On December 29, 2018, the Northern District of Illinois dismissed a case brought against Google under the Illinois Biometric Information Privacy Act, 740 ILCS 14/1 et seq. (“BIPA”) on standing grounds. Plaintiffs, Lindabeth Rivera and Joseph Weiss, alleged that Google violated BIPA by failing to obtain informed consent from users prior to collecting, storing, and utilizing their biometric information to create “face-geometry scans” from photos uploaded on Google Photos.
The Google Photos’ default user settings enable the service to detect facial images in uploaded photos and to create face templates based on individuals featured in the photos. The face templates are subsequently used to help Google Photos users organize their photos based on the individuals contained in them. Weiss and Rivera both alleged that, in failing to obtain their informed consent prior to creating face templates, Google violated their privacy interests under BIPA.
Plaintiffs brought suit separately in March of 2016, but their claims were subsequently consolidated a year later. Following several months of discovery, Google filed for summary judgment on April 23, 2018.
In deciding Google’s Motion for Summary Judgment, the court focused on the requirements of Article III standing as outlined in the Supreme Court decision Spokeo, Inc. v. Robins. According to Spokeo, to satisfy the requirements of Article III standing plaintiffs must demonstrate, among other things, that they have suffered (or will soon suffer) a concrete and particularized injury.
As a preliminary matter, the court found that the existence of statutory standing under BIPA does not necessarily confer a plaintiff with Article III standing. Procedural, statutory violations alone—according to the court—are insufficient to satisfy the standing requirement.
Instead, the court considered Google’s collection and retention of face scans to determine whether either practice rose to the required level of injury. With respect to the latter, the court turned to the retention-based theory of injury under the 2016 7th Circuit case Gubala v. Time Warner Cable, Inc. Gubala held that in the absence of information disclosure or sufficient risk of disclosure, retention of individual information did not confer Article III standing, even where the retention of information violated the Cable Communications Policy Act.
The court described the initial creation of face scans as “[t]he more difficult question.” To resolve this issue, the court considered two sources. First, a similar case in the Northern District of California, and second, common law tort analogues. The Northern District of California case, Patel v. Facebook Inc., involved a plaintiff who alleged that Facebook’s use of facial recognition for photo tagging on the site violated BIPA’s notice and consent requirements. The California court declined to dismiss the action, finding that plaintiff had alleged a concrete injury for the purposes of satisfying standing requirements. Despite the similarity of the two cases, the Illinois court ultimately declined to follow the Patel court’s reasoning based on the determination that Weiss and Rivera’s claims lacked evidence of a “substantial risk” of identity theft. In the absence of a risk of identity theft, the court reasoned, there was an insufficient showing that the Illinois legislature intended to create a cause of action that would arise from the violation of BIPA’s notice and consent requirements alone.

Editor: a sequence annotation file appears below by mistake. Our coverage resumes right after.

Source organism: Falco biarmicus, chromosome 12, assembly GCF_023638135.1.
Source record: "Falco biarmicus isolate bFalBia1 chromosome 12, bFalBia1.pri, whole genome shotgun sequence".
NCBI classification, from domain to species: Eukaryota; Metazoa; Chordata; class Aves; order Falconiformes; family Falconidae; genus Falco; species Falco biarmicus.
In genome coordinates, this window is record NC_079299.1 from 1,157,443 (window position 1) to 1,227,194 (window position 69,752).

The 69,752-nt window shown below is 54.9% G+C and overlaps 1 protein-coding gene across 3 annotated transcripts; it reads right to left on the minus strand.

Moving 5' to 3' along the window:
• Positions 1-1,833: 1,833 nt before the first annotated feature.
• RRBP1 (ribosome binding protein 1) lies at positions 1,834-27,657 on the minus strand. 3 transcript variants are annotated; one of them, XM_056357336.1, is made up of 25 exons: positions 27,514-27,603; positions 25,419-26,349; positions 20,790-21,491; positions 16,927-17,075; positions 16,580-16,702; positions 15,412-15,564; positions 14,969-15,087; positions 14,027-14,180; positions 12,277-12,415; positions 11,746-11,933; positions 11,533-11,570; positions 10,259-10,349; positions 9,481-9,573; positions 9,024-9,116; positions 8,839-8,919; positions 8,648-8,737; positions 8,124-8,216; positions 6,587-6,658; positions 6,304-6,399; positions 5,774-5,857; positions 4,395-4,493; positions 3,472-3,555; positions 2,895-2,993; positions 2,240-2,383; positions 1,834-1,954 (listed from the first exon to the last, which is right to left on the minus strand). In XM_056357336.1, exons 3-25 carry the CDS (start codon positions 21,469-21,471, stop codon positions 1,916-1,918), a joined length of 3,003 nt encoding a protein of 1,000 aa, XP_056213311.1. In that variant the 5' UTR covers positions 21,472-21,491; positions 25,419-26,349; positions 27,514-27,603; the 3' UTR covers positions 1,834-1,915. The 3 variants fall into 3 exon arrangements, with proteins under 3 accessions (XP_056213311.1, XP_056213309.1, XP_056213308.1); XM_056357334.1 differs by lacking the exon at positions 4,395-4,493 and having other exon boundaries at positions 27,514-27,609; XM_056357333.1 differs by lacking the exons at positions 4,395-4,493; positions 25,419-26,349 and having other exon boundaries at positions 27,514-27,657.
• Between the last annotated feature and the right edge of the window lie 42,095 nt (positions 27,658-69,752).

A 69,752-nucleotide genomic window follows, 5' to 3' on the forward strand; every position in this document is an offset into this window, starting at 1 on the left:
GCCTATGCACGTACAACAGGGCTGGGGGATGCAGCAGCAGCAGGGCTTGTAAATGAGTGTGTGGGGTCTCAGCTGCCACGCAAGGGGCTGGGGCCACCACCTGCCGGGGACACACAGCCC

When considering common law tort analogues, the court turned to both intrusion upon seclusion and misappropriation torts as actions that would “bear a close relationship to the alleged injury.” The court found that the intrusion upon seclusion tort was incompatible with the harms alleged by Weiss and Rivera because the templates Google created were based on faces, which are regularly publicly exposed. The misappropriation tort was also discarded as a potential basis for establishing standing, based on the fact that Google’s purpose for creating face templates did not adequately align with the harms typically associated with misappropriation claims. Specifically, the face templates were not publicly available, and they were not used by Google for commercial purposes.
Based on the foregoing, the court concluded that neither Weiss nor Rivera claimed any injury that would support Article III standing. Accordingly, the court dismissed the claim.
What’s Next for BIPA?
In May, the Ninth Circuit granted cert on the class certification order in Patel and in November, the Illinois Supreme Court heard oral argument on BIPA’s statutory standing requirements. A number of BIPA actions also remain pending in federal and state courts. The effect of these other actions and whether other courts will agree with the Northern District of Illinois on the unavailability of BIPA claims that are based solely on procedural violations of the Act is yet to be seen.